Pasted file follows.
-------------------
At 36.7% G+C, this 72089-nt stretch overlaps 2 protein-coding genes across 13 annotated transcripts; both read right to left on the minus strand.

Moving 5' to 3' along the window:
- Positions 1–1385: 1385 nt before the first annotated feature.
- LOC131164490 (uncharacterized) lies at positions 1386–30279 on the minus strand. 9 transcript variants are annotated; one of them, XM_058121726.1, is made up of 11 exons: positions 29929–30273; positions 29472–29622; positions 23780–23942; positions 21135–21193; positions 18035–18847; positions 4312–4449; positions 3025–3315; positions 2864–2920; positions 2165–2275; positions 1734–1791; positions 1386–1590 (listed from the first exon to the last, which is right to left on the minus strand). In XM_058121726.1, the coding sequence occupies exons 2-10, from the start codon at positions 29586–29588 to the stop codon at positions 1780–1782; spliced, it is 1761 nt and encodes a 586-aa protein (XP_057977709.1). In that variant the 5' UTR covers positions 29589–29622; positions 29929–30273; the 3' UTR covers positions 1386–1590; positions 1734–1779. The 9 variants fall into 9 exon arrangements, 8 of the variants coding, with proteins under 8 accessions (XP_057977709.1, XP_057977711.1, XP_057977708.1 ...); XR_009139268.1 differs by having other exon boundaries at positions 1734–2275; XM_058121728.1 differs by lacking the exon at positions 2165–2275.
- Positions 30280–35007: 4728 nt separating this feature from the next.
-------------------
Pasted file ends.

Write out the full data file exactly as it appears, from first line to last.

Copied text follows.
At 36.7% G+C, this 72089-nt stretch overlaps 2 protein-coding genes across 13 annotated transcripts; both read right to left on the minus strand.

Moving 5' to 3' along the window:
- Positions 1–1385: 1385 nt before the first annotated feature.
- LOC131164490 (uncharacterized) lies at positions 1386–30279 on the minus strand. 9 transcript variants are annotated; one of them, XM_058121726.1, is made up of 11 exons: positions 29929–30273; positions 29472–29622; positions 23780–23942; positions 21135–21193; positions 18035–18847; positions 4312–4449; positions 3025–3315; positions 2864–2920; positions 2165–2275; positions 1734–1791; positions 1386–1590 (listed from the first exon to the last, which is right to left on the minus strand). In XM_058121726.1, the coding sequence occupies exons 2-10, from the start codon at positions 29586–29588 to the stop codon at positions 1780–1782; spliced, it is 1761 nt and encodes a 586-aa protein (XP_057977709.1). In that variant the 5' UTR covers positions 29589–29622; positions 29929–30273; the 3' UTR covers positions 1386–1590; positions 1734–1779. The 9 variants fall into 9 exon arrangements, 8 of the variants coding, with proteins under 8 accessions (XP_057977709.1, XP_057977711.1, XP_057977708.1 ...); XR_009139268.1 differs by having other exon boundaries at positions 1734–2275; XM_058121728.1 differs by lacking the exon at positions 2165–2275.
- Positions 30280–35007: 4728 nt separating this feature from the next.